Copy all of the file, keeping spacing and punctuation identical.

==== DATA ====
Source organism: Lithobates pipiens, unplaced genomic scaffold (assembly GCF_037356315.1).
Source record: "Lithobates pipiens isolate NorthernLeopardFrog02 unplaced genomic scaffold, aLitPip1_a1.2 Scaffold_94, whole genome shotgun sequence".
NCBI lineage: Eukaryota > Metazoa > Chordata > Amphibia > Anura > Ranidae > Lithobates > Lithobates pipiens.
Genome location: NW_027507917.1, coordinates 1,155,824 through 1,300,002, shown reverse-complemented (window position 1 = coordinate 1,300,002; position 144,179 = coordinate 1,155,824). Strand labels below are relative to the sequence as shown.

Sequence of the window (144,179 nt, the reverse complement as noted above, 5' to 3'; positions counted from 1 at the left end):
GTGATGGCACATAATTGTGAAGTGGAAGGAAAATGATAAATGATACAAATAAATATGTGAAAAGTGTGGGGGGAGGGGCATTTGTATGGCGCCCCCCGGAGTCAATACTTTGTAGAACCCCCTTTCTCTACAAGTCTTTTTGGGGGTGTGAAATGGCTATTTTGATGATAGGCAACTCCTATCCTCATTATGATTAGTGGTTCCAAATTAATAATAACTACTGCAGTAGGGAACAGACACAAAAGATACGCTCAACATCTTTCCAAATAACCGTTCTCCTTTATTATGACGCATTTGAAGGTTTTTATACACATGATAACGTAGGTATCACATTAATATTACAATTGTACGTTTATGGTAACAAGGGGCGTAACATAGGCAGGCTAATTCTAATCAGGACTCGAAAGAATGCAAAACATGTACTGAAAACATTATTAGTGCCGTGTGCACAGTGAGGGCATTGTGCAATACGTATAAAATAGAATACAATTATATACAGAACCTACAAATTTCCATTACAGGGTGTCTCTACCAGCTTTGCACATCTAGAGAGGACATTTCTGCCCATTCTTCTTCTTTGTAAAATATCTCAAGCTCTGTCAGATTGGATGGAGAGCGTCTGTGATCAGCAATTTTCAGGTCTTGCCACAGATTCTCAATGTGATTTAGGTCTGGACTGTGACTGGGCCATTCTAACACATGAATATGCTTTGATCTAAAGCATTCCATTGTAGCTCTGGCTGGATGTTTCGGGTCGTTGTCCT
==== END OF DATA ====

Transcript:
Source organism: Lithobates pipiens, unplaced genomic scaffold (assembly GCF_037356315.1).
Source record: "Lithobates pipiens isolate NorthernLeopardFrog02 unplaced genomic scaffold, aLitPip1_a1.2 Scaffold_94, whole genome shotgun sequence".
NCBI lineage: Eukaryota > Metazoa > Chordata > Amphibia > Anura > Ranidae > Lithobates > Lithobates pipiens.
Genome location: NW_027507917.1, coordinates 1,155,824 through 1,300,002, shown reverse-complemented (window position 1 = coordinate 1,300,002; position 144,179 = coordinate 1,155,824). Strand labels below are relative to the sequence as shown.

Sequence of the window (144,179 nt, the reverse complement as noted above, 5' to 3'; positions counted from 1 at the left end):
GTGATGGCACATAATTGTGAAGTGGAAGGAAAATGATAAATGATACAAATAAATATGTGAAAAGTGTGGGGGGAGGGGCATTTGTATGGCGCCCCCCGGAGTCAATACTTTGTAGAACCCCCTTTCTCTACAAGTCTTTTTGGGGGTGTGAAATGGCTATTTTGATGATAGGCAACTCCTATCCTCATTATGATTAGTGGTTCCAAATTAATAATAACTACTGCAGTAGGGAACAGACACAAAAGATACGCTCAACATCTTTCCAAATAACCGTTCTCCTTTATTATGACGCATTTGAAGGTTTTTATACACATGATAACGTAGGTATCACATTAATATTACAATTGTACGTTTATGGTAACAAGGGGCGTAACATAGGCAGGCTAATTCTAATCAGGACTCGAAAGAATGCAAAACATGTACTGAAAACATTATTAGTGCCGTGTGCACAGTGAGGGCATTGTGCAATACGTATAAAATAGAATACAATTATATACAGAACCTACAAATTTCCATTACAGGGTGTCTCTACCAGCTTTGCACATCTAGAGAGGACATTTCTGCCCATTCTTCTTCTTTGTAAAATATCTCAAGCTCTGTCAGATTGGATGGAGAGCGTCTGTGATCAGCAATTTTCAGGTCTTGCCACAGATTCTCAATGTGATTTAGGTCTGGACTGTGACTGGGCCATTCTAACACATGAATATGCTTTGATCTAAAGCATTCCATTGTAGCTCTGGCTGGATGTTTCGGGTCGTTGTCCT